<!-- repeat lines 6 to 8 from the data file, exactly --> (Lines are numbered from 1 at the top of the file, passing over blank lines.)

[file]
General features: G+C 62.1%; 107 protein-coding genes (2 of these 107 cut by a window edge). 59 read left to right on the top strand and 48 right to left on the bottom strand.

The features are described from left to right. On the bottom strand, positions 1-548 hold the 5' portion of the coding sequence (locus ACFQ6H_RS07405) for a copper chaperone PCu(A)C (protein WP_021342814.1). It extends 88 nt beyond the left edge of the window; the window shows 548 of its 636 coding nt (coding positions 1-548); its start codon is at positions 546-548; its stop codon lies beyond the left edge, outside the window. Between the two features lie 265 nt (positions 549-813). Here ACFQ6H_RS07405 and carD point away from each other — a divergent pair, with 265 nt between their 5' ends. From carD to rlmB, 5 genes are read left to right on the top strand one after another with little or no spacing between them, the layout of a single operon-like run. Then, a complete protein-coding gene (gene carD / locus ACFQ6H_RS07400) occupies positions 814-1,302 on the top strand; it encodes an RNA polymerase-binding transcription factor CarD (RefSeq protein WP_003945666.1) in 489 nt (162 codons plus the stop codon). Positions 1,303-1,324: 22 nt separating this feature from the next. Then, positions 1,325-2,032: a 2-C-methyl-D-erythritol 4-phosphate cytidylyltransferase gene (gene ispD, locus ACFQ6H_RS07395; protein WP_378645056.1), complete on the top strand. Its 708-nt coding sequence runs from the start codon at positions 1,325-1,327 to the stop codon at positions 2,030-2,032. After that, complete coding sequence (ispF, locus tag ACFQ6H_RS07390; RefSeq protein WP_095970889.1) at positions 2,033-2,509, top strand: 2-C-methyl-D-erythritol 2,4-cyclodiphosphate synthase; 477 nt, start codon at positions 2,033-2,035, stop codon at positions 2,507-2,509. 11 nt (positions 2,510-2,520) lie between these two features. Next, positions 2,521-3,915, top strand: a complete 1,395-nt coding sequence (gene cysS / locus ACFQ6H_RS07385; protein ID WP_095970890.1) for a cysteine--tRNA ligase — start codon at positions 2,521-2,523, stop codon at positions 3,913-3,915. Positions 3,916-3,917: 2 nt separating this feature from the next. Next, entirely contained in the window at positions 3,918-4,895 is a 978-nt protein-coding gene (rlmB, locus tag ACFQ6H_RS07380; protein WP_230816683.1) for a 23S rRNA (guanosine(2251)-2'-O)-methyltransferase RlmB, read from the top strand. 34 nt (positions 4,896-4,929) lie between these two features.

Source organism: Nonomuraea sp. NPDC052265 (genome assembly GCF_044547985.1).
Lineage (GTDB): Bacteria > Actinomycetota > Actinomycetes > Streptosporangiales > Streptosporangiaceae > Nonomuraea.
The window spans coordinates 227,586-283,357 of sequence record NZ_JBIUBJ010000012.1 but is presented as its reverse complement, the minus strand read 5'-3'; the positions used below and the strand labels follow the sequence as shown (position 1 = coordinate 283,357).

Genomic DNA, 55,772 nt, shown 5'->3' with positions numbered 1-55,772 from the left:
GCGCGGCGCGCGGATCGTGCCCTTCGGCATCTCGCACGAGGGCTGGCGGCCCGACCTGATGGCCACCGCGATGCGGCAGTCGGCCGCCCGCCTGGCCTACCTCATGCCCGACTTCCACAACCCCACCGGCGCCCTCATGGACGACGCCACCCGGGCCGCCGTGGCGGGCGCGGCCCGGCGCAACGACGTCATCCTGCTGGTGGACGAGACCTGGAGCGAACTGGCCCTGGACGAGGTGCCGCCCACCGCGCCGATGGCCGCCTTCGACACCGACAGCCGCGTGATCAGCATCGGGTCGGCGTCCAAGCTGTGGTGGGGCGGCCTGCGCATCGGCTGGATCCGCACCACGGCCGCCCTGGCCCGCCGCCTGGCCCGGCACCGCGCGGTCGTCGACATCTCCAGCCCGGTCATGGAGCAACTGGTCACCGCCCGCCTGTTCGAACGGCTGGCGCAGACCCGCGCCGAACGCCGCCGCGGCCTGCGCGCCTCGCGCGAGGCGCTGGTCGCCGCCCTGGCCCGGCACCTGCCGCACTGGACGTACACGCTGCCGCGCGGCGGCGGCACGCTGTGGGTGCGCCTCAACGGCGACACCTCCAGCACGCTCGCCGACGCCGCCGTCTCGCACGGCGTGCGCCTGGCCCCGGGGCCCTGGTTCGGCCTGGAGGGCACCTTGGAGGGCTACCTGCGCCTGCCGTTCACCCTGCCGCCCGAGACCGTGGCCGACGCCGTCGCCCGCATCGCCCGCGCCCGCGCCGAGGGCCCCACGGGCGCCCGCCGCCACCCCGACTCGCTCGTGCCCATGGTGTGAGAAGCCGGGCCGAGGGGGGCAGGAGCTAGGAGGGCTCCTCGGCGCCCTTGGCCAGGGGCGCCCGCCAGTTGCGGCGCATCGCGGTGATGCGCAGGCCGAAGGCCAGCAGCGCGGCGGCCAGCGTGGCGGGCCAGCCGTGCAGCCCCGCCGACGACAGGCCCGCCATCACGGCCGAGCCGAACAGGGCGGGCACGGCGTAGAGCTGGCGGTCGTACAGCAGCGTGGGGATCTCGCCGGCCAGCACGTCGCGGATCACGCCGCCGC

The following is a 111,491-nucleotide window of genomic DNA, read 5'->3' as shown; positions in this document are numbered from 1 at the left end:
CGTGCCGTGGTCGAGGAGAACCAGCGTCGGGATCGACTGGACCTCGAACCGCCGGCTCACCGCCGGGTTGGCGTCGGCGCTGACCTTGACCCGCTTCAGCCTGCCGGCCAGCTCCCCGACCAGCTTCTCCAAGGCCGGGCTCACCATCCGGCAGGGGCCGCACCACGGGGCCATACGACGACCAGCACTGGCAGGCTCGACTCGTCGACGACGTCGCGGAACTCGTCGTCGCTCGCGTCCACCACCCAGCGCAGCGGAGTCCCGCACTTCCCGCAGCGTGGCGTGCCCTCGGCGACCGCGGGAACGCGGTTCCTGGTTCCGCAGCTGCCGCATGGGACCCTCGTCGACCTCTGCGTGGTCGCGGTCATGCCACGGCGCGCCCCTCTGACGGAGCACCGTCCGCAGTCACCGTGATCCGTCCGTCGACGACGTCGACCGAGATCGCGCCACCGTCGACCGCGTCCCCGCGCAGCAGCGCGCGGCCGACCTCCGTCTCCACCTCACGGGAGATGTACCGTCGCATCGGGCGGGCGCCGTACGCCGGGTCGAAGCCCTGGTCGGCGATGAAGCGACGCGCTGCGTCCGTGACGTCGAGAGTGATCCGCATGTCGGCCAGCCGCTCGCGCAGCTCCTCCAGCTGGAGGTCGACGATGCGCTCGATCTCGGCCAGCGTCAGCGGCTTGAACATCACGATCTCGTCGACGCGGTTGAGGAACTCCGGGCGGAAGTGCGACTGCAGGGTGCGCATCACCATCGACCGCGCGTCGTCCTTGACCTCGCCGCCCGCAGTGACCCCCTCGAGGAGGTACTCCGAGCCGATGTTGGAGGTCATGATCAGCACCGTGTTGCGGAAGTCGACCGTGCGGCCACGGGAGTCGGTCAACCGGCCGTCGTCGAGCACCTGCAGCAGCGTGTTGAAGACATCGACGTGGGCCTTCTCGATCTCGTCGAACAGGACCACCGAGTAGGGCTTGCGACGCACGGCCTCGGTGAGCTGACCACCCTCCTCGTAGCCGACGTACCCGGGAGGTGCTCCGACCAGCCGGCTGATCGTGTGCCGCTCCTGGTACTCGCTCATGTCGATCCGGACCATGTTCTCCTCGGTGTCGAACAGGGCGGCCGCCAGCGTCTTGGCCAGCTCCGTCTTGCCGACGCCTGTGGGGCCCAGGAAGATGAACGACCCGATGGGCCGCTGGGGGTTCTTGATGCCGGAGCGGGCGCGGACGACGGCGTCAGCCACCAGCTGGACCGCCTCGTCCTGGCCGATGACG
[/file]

Genomic DNA, 55,772 nt, shown 5'->3' with positions numbered 1-55,772 from the left:
GCGCGGCGCGCGGATCGTGCCCTTCGGCATCTCGCACGAGGGCTGGCGGCCCGACCTGATGGCCACCGCGATGCGGCAGTCGGCCGCCCGCCTGGCCTACCTCATGCCCGACTTCCACAACCCCACCGGCGCCCTCATGGACGACGCCACCCGGGCCGCCGTGGCGGGCGCGGCCCGGCGCAACGACGTCATCCTGCTGGTGGACGAGACCTGGAGCGAACTGGCCCTGGACGAGGTGCCGCCCACCGCGCCGATGGCCGCCTTCGACACCGACAGCCGCGTGATCAGCATCGGGTCGGCGTCCAAGCTGTGGTGGGGCGGCCTGCGCATCGGCTGGATCCGCACCACGGCCGCCCTGGCCCGCCGCCTGGCCCGGCACCGCGCGGTCGTCGACATCTCCAGCCCGGTCATGGAGCAACTGGTCACCGCCCGCCTGTTCGAACGGCTGGCGCAGACCCGCGCCGAACGCCGCCGCGGCCTGCGCGCCTCGCGCGAGGCGCTGGTCGCCGCCCTGGCCCGGCACCTGCCGCACTGGACGTACACGCTGCCGCGCGGCGGCGGCACGCTGTGGGTGCGCCTCAACGGCGACACCTCCAGCACGCTCGCCGACGCCGCCGTCTCGCACGGCGTGCGCCTGGCCCCGGGGCCCTGGTTCGGCCTGGAGGGCACCTTGGAGGGCTACCTGCGCCTGCCGTTCACCCTGCCGCCCGAGACCGTGGCCGACGCCGTCGCCCGCATCGCCCGCGCCCGCGCCGAGGGCCCCACGGGCGCCCGCCGCCACCCCGACTCGCTCGTGCCCATGGTGTGAGAAGCCGGGCCGAGGGGGGCAGGAGCTAGGAGGGCTCCTCGGCGCCCTTGGCCAGGGGCGCCCGCCAGTTGCGGCGCATCGCGGTGATGCGCAGGCCGAAGGCCAGCAGCGCGGCGGCCAGCGTGGCGGGCCAGCCGTGCAGCCCCGCCGACGACAGGCCCGCCATCACGGCCGAGCCGAACAGGGCGGGCACGGCGTAGAGCTGGCGGTCGTACAGCAGCGTGGGGATCTCGCCGGCCAGCACGTCGCGGATCACGCCGCCGC

The following is a 111,491-nucleotide window of genomic DNA, read 5'->3' as shown; positions in this document are numbered from 1 at the left end: